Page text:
Now, if the enemies of the search-driven web are personalization (user-specific dynamic content) and client-side interactivity (highly programmatic user-driven content), then in the age of social and mobile, we can see that things are going to change in some significant ways.  First of all, search engines are only really good at retrieving content that they have in their own indexes.  The metacrawlers and federated search systems were only ever really good for specialized searches.  For things like Google+ to work the way the user wants and to include Facebook and Twitter, Goggle would need to effectively copy the entire content set and the social graph and access control policies of any social content it wishes to use in it’s results.  I’m sure some sort of escrow agreement could be negotiated between all the parties involved to allow this, and I’m sure such efforts have been made, but I could see it not being very simple, and it’s certainly not scalable and not very “open web”.  Still, it wouldn’t surprise me if Google came up with some sort of standards or service for letting social apps upload their data to Google, so that Google could get the next Facebook or Twitter to already be feeding their social content into Google.  If you think no one sane developer would trust Google with this, I’d counter that plenty of developers who compete with Google already trust Google with even more sensitive information such as their email.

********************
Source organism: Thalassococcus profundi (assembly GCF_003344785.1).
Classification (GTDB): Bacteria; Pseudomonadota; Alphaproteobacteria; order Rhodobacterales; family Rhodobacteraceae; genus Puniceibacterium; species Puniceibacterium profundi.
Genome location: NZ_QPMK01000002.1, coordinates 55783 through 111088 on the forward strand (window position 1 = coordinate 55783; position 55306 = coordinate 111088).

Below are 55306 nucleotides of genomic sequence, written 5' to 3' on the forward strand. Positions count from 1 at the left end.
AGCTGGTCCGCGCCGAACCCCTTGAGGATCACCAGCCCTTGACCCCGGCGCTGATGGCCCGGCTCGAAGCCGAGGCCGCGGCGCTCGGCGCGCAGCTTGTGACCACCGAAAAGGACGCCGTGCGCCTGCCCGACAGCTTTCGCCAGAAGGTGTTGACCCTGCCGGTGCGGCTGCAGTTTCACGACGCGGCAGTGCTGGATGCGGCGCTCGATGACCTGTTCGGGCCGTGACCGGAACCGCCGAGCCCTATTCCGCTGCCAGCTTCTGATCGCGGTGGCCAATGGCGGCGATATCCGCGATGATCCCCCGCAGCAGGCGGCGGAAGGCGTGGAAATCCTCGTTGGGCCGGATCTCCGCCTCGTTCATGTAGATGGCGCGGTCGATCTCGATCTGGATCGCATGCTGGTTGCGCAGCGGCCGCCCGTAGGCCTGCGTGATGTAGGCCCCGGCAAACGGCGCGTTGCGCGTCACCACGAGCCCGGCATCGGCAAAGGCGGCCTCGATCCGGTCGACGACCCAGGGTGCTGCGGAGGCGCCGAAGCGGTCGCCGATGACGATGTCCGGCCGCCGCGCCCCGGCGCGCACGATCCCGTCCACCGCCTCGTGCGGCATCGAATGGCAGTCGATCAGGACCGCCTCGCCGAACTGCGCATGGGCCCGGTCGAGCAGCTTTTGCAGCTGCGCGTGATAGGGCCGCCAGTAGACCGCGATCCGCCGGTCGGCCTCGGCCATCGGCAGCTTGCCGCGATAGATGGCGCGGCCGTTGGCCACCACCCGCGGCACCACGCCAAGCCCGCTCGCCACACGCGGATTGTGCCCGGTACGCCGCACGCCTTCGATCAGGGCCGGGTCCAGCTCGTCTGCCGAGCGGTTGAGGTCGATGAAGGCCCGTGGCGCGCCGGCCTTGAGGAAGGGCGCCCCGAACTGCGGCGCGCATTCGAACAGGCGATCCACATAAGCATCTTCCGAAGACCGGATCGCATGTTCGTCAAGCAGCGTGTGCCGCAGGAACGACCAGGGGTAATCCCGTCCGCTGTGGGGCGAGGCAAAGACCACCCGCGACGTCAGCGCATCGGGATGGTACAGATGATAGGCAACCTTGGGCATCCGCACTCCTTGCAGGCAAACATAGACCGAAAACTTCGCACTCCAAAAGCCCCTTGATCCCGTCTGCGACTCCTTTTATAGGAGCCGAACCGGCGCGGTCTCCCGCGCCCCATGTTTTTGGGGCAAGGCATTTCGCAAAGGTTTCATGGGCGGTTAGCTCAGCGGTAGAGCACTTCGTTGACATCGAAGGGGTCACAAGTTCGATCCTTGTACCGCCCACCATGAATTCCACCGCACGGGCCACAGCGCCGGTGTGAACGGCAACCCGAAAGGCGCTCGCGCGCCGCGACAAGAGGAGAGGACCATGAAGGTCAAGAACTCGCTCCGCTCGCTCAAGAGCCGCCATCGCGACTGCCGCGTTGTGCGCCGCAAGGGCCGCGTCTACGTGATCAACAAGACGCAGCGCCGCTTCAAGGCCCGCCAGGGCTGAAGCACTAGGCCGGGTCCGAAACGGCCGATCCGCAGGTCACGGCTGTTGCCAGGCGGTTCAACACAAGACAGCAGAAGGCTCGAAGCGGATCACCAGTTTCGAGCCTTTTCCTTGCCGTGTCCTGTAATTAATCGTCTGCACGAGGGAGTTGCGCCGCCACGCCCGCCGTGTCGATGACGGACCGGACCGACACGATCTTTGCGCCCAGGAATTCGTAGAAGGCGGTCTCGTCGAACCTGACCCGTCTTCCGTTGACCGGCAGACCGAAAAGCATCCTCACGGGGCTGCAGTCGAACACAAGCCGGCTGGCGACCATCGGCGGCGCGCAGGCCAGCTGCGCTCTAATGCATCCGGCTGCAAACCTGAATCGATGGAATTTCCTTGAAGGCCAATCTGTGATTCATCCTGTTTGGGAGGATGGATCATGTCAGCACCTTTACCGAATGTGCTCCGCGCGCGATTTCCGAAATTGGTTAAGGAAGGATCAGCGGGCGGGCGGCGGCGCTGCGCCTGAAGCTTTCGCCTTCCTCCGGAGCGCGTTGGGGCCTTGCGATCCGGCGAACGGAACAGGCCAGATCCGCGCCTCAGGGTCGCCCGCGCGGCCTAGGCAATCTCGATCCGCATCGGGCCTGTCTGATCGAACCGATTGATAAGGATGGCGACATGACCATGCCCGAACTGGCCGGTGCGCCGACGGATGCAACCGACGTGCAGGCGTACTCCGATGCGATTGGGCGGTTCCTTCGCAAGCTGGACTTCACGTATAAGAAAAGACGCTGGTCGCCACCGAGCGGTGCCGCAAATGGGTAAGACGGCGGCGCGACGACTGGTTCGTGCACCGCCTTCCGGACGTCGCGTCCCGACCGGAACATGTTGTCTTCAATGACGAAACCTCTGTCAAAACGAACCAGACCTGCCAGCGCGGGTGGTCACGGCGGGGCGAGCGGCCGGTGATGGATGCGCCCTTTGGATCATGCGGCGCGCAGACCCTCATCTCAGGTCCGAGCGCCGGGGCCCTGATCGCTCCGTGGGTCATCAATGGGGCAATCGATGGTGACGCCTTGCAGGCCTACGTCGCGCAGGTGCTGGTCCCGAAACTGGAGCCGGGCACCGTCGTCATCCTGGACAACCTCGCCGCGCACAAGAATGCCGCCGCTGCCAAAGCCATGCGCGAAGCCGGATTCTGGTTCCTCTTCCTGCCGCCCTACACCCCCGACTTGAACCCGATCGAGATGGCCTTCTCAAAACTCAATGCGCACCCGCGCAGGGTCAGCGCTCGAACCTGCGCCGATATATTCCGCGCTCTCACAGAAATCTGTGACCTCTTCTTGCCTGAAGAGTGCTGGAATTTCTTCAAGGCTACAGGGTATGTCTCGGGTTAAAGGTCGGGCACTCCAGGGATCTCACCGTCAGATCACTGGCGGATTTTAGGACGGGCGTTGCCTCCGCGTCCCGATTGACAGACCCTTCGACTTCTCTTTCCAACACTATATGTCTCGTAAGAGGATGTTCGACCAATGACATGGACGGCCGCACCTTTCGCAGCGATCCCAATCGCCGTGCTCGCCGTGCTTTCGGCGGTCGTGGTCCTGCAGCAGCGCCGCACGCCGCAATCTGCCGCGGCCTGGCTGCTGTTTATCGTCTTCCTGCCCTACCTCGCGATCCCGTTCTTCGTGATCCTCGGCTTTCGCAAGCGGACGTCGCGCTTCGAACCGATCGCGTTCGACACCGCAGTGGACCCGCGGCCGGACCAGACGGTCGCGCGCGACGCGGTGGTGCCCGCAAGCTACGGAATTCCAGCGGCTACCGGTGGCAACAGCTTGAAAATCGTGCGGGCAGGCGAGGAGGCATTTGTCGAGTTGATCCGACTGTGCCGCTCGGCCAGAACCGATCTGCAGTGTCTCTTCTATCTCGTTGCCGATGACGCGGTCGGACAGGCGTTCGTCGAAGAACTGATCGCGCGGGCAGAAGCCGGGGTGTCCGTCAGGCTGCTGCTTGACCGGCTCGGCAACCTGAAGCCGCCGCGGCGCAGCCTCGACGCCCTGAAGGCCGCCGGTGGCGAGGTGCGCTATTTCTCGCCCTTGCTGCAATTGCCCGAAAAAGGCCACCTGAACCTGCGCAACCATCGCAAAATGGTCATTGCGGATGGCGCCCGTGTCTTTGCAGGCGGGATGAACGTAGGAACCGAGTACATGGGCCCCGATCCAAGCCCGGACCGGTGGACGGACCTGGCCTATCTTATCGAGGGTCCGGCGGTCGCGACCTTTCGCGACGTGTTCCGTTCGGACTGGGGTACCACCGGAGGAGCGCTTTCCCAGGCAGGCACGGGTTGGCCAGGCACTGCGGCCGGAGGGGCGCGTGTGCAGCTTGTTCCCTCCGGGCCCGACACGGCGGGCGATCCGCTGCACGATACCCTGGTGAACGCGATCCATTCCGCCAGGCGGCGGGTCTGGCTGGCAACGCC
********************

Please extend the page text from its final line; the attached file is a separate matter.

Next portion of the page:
More of a challenge is that applications have leapfrogged in interactivity to now becoming full client applications, most specifically in mobile.  The content that the apps are accessing just isn’t being designed for web page use, it isn’t being rendered in a way that a search engine can use it in any useful way.  Apps are powered by web services and databases full of small snippets of content tied together by relationships and queries that are changing based on any number of dynamic inputs, such as your location.  The semantics are opaque to anyone but the programmer who builds them and the designer who crafts the experience for the user.  Android has, unsurprisingly, a nice search mechanism for apps to be searchable, but this moves most of the search experience to the client, so I’m not sure that it benefits Google to the same degrees that web search does.